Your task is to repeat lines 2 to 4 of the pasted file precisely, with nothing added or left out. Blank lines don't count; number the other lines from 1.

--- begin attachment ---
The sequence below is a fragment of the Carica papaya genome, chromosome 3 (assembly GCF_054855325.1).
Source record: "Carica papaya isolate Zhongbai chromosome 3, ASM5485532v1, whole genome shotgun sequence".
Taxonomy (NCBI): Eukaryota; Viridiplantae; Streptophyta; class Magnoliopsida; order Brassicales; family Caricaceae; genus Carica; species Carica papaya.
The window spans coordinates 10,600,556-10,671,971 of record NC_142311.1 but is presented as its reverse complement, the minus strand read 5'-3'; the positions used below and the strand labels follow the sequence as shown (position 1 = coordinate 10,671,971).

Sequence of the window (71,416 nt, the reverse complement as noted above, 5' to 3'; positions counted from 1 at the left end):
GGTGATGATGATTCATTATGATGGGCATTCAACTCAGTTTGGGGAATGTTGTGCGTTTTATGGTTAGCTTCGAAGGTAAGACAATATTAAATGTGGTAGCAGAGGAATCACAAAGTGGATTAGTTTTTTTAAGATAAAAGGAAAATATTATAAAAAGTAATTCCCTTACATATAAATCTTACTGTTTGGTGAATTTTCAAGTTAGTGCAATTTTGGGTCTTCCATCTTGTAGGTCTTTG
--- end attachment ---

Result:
Source record: "Carica papaya isolate Zhongbai chromosome 3, ASM5485532v1, whole genome shotgun sequence".
Taxonomy (NCBI): Eukaryota; Viridiplantae; Streptophyta; class Magnoliopsida; order Brassicales; family Caricaceae; genus Carica; species Carica papaya.
The window spans coordinates 10,600,556-10,671,971 of record NC_142311.1 but is presented as its reverse complement, the minus strand read 5'-3'; the positions used below and the strand labels follow the sequence as shown (position 1 = coordinate 10,671,971).